Creative industries, culture, markets, valuation, sociological theory, ethnography
Ph.D., Northwestern University
My research explores how individuals make judgments. In particular, I use primarily qualitative methods to study how aesthetic judgments interact with other kinds of judgments, such as economic and moral judgments. I focus on creative industries, including contemporary visual art, literature, and academia, to examine how individuals experiment to produce new creative works and how others choose which works to distribute and consume. In my book, Bound by Creativity: How Contemporary Art is Created and Judged (University of Chicago Press, 2021), I draw upon my ethnographic research of the New York City contemporary art world to examine how contemporary artists make creative decisions in an absence of agreed upon standards, and how their participation in the art market shapes this process. By analyzing the creative process as a sequence of judgments directed toward objects that is oriented by social values, I advance a new approach to studying creativity.
In addition to collaborative projects, I am currently collecting and analyzing data for two major sole-authored projects. Through an archival dataset of tenure files, I examine how faculty evaluate candidates’ academic worth and conceive of their own objectivity and ability to judge. My next book project is based on an ethnographic study of the Los Angeles pornography and adult content creation industry. I explore how industry members navigate unstable and charged symbolic meanings in their daily work as they strive to make pornography that is deemed interactionally acceptable, while also working to create organizationally passable products that meet the demands and regulations of consumers, corporations, and the state.
My research has won awards from the Theory Section, Culture Section, and Consumers and Consumption Section of the American Sociological Association, as well as from the Society for the Study of Symbolic Interaction. It has been published in Socio-Economic Review, Sociological Theory, Poetics, Qualitative Sociology, Qualitative Research, Teaching Sociology, and other venues. I am a council member for the American Sociological Association Culture Section and Consumers and Consumption Section, and I am an editorial board member of Sociological Theory and Poetics. I hold a B.A. from Brown University and a Ph.D. from Northwestern University. Before coming to UCSB, I was a postdoctoral research fellow at Columbia University.
Wohl, Hannah. 2021. Bound by Creativity: How Contemporary Art is Created and Judged. Chicago: University of Chicago Press.
Wohl, Hannah. 2022. “Innovation and Creativity in Creative Industries.” Sociology Compass. DOI: 10.1111/soc4.12956.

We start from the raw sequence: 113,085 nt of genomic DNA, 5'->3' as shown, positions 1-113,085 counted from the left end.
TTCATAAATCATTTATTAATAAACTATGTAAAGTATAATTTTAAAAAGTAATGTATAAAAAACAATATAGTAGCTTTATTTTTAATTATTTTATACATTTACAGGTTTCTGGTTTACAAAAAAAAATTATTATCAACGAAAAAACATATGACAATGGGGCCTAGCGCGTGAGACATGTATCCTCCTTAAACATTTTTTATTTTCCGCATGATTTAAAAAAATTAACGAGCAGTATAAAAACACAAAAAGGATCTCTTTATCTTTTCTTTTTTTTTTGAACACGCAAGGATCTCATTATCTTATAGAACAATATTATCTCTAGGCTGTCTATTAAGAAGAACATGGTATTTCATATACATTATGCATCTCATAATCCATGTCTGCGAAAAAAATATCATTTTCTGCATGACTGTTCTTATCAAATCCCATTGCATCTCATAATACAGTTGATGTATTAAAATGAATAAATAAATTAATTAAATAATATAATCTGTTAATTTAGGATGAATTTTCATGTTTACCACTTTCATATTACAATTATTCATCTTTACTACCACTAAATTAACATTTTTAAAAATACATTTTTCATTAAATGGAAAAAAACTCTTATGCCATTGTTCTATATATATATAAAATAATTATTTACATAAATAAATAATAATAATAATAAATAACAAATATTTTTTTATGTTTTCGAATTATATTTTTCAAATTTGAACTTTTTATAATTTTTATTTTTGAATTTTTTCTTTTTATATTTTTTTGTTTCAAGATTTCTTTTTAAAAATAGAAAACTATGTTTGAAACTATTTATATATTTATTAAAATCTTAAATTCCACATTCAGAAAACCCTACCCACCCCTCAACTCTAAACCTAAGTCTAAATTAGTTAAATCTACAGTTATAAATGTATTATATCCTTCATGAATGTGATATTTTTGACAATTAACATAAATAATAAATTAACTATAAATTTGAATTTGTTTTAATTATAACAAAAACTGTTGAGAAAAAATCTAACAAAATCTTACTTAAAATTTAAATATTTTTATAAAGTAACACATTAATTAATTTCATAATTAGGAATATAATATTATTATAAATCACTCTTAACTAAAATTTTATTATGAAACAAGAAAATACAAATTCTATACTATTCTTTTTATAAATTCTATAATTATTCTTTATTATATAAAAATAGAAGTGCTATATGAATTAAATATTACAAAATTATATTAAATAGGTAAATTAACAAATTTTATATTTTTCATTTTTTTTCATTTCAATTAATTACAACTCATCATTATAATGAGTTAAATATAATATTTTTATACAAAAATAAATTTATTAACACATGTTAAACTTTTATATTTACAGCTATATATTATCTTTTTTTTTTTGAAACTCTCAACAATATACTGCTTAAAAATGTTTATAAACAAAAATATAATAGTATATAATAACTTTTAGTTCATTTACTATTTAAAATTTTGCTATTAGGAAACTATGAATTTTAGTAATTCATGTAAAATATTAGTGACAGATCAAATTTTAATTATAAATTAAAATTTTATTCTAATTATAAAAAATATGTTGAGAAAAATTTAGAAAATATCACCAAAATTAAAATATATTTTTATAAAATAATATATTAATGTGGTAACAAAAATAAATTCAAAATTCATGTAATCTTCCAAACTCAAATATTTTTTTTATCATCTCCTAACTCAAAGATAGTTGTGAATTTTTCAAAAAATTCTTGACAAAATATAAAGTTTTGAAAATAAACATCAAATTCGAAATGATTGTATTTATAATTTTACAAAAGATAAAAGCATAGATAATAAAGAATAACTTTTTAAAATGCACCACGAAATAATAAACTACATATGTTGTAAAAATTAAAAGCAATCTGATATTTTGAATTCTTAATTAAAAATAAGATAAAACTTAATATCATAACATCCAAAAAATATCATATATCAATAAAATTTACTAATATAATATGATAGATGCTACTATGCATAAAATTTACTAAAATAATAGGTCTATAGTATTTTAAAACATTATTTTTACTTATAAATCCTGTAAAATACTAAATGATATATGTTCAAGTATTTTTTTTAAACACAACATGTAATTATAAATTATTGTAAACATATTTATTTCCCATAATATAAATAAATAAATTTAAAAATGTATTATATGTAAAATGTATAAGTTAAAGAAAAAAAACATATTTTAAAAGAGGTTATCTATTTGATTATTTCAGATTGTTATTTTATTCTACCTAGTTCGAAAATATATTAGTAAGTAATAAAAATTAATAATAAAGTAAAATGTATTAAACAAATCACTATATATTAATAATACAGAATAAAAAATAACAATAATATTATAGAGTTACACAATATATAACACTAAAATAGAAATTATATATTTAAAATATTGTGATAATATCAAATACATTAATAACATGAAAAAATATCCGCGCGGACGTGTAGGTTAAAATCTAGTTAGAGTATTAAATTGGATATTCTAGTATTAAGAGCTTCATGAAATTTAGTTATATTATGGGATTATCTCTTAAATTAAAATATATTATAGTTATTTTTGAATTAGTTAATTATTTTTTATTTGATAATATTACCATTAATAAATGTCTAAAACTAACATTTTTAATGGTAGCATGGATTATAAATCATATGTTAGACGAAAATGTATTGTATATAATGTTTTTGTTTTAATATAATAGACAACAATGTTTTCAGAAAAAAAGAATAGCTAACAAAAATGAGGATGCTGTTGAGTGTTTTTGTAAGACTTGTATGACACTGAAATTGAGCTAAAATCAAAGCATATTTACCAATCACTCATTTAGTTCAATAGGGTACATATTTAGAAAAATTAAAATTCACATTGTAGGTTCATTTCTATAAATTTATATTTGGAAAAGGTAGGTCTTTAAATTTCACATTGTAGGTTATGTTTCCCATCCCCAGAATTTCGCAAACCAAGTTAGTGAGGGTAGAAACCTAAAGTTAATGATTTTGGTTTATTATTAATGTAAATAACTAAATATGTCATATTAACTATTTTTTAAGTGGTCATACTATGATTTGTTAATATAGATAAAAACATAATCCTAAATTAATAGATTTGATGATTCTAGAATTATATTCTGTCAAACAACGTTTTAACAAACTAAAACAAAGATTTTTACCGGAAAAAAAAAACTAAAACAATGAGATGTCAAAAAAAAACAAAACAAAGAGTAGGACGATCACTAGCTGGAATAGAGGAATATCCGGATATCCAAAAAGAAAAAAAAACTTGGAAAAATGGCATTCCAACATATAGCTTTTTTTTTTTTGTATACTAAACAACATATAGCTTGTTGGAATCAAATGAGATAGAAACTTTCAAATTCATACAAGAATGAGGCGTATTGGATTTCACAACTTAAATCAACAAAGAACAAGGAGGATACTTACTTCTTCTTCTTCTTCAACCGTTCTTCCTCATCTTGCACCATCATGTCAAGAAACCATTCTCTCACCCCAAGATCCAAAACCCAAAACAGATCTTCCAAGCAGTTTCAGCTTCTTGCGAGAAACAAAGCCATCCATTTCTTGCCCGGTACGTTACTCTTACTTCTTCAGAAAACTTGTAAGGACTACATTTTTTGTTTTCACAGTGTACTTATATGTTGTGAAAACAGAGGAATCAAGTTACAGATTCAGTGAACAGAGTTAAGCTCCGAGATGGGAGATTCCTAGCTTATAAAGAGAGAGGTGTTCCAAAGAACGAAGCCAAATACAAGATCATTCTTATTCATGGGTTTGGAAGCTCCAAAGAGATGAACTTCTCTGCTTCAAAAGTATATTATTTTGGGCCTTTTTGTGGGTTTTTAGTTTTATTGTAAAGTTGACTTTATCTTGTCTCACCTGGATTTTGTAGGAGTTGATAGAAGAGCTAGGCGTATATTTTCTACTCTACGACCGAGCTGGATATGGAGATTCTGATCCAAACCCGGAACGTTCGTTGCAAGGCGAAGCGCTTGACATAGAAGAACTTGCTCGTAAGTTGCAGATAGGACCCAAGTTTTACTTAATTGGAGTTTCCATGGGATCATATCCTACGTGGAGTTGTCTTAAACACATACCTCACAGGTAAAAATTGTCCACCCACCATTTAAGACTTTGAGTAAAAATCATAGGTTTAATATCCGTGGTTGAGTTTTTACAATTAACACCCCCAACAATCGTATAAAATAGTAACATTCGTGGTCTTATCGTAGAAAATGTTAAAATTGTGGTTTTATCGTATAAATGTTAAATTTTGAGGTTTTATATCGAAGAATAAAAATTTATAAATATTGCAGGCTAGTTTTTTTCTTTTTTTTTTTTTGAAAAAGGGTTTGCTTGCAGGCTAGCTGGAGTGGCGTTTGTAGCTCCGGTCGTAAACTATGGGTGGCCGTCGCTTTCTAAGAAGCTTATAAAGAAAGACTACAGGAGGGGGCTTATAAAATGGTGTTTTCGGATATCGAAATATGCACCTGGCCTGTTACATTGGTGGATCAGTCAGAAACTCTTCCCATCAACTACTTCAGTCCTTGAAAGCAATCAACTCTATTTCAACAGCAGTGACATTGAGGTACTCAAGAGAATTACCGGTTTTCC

Wohl, Hannah. 2021. “Mapping Multivocality: How Critics Communicate Complex Meaning Through Metaphor.” American Journal of Cultural Sociology (accepted).
Gary Alan Fine, Hannah Wohl, and Simone Ispa-Landa. 2020. “Reading Routines: Strategies of Recall in Graduate Education.” Studies in Graduate and Postdoctoral Education. DOI 10.1108/SGPE-12-2019-0086.
Buchholz, Larissa, Gary Alan Fine, and Hannah Wohl.* 2020. “Art markets in crisis: how personal bonds and market subcultures mediate the effects of COVID‑19.” American Journal of Cultural Sociology. DOI: 10.1057/s41290-020-00119-6.
Wohl, Hannah. 2020. “Performing Aesthetic Confidence: How Contemporary Art Collectors Maintain Status.” Socio-Economic Review 18(1): 215-233
Wohl, Hannah. 2019. “Creative Visions: Presenting Aesthetic Trajectories in Artistic Careers.” Poetics. DOI: 10.1016/j.poetic.2019.03.003.
Wohl, Hannah, and Gary Alan Fine. 2018. “Reading and Reputation: Sense, Sensibility, and Status in Graduate Education.” Qualitative Research 18(5): 554–564.
Wohl, Hannah, and Gary Alan Fine. 2017. “The Active Skim: Efficient Reading as a Moral Challenge in Post-Graduate Education.” Teaching Sociology 45(3):220-227.
Wohl, Hannah. 2017. “Somatic Security: Negotiating Appropriateness in Sexualized Interactions.” Qualitative Sociology 40(2):237-257.
Wohl, Hannah, and Gary Alan Fine. 2017. “Reading Rites: Teaching Textwork in Graduate Education.” The American Sociologist 48(2):215-232.
Mosser, Gianna, Hannah Wohl, and Gary Alan Fine. 2016. “Alone in Publand: Leaving Academics to Themselves.” The American Sociologist 47(2):238-252.
Wohl, Hannah. 2015. “Community Sense: The Cohesive Power of Aesthetic Judgment.” Sociological Theory 33(4):299-326.
Griswold, Wendy, and Hannah Wohl.* 2015. “Evangelists of Culture: One Book Programs and the Agents who Define Literature, Shape Tastes, and Reproduce Regionalism.” Poetics 50:96-109.
*Denotes equal authorship
My main teaching areas include courses on creative industries, culture, qualitative methods, and sociological theory. I am the current Honors Program Director.